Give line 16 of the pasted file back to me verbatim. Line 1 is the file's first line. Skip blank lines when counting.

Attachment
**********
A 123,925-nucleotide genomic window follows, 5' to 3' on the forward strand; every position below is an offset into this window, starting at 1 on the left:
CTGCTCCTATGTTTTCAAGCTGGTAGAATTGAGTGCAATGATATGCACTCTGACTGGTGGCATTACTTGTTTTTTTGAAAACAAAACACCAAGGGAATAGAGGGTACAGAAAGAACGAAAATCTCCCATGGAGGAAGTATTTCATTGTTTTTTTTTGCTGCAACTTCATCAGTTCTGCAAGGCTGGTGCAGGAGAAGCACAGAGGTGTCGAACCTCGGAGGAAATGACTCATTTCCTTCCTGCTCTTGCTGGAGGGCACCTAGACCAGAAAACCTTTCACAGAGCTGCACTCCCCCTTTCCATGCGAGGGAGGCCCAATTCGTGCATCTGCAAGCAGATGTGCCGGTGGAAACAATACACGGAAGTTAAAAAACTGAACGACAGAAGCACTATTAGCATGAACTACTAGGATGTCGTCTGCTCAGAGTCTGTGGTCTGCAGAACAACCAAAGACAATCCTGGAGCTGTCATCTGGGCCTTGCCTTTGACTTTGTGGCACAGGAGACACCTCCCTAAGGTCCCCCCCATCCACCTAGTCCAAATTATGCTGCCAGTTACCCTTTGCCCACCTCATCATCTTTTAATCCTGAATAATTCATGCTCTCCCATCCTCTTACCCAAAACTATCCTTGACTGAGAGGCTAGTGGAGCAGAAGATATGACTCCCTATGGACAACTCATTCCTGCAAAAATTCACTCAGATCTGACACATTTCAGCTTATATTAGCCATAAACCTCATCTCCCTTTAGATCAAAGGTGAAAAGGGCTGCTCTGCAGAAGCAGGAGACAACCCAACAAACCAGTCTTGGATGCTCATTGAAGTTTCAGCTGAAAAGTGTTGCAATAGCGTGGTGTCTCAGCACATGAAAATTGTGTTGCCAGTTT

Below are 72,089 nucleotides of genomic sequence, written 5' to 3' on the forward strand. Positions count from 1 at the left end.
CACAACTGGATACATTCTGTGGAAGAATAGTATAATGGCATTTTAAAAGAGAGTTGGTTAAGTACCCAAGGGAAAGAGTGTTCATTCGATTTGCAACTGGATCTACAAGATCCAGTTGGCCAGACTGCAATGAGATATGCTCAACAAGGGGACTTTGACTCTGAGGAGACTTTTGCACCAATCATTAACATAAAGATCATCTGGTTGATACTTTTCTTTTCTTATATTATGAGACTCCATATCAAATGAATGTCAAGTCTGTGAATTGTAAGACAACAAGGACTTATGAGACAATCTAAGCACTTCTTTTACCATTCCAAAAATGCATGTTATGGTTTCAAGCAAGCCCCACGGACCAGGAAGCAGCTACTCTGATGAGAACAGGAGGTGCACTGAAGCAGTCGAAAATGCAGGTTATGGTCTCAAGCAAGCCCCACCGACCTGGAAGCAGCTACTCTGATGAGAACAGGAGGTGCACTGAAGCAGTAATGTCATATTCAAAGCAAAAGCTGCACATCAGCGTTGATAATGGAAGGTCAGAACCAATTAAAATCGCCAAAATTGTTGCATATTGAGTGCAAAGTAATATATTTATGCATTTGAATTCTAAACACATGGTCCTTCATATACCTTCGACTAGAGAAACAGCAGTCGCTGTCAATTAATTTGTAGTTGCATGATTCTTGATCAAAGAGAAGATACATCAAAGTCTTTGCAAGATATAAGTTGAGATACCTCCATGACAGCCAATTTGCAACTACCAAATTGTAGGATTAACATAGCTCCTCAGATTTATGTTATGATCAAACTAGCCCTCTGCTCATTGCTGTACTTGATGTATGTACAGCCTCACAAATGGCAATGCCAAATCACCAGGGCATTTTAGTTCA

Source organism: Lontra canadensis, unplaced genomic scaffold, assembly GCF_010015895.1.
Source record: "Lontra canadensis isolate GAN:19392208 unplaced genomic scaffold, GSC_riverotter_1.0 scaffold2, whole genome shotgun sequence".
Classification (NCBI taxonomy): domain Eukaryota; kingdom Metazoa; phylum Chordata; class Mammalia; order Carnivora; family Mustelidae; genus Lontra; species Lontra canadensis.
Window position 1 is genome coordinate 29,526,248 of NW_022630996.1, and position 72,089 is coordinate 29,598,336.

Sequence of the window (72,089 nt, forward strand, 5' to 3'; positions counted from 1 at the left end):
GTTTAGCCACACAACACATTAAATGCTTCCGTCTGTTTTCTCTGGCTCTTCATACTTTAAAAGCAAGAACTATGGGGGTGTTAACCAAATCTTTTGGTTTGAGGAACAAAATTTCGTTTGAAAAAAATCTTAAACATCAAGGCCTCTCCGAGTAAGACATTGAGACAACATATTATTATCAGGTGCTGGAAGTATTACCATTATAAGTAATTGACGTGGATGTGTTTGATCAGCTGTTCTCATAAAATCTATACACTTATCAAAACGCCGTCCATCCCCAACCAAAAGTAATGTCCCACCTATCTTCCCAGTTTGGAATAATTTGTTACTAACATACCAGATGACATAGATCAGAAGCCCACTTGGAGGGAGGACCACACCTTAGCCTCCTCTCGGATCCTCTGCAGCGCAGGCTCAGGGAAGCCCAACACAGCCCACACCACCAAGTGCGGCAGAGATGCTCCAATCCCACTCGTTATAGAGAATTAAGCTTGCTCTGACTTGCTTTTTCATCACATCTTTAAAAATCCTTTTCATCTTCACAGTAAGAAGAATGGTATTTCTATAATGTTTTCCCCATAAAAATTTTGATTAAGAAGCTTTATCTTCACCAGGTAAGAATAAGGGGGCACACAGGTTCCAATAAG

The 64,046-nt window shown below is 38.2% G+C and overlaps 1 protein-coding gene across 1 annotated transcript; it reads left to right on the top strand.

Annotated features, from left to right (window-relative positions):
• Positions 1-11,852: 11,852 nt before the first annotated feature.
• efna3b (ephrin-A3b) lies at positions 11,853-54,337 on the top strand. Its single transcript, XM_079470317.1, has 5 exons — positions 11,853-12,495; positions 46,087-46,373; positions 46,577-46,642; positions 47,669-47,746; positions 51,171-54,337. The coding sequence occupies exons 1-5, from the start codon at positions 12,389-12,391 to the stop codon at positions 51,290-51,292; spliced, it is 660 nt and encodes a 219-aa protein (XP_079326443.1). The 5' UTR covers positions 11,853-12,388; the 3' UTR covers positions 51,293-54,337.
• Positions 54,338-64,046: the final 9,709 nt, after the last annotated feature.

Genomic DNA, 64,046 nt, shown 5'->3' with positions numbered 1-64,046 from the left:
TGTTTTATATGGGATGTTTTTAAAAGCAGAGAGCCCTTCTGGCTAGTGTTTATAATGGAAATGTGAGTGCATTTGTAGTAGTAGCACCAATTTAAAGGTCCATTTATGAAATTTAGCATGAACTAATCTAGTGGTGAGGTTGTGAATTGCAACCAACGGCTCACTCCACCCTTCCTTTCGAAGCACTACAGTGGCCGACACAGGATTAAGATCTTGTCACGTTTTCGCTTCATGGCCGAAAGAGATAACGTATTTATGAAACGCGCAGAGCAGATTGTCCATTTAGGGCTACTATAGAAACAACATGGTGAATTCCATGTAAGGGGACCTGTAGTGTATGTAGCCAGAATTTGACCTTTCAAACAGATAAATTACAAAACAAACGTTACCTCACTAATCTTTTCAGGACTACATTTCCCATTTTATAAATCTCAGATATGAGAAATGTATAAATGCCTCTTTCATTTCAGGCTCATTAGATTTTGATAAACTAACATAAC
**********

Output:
Genomic DNA, 64,046 nt, shown 5'->3' with positions numbered 1-64,046 from the left: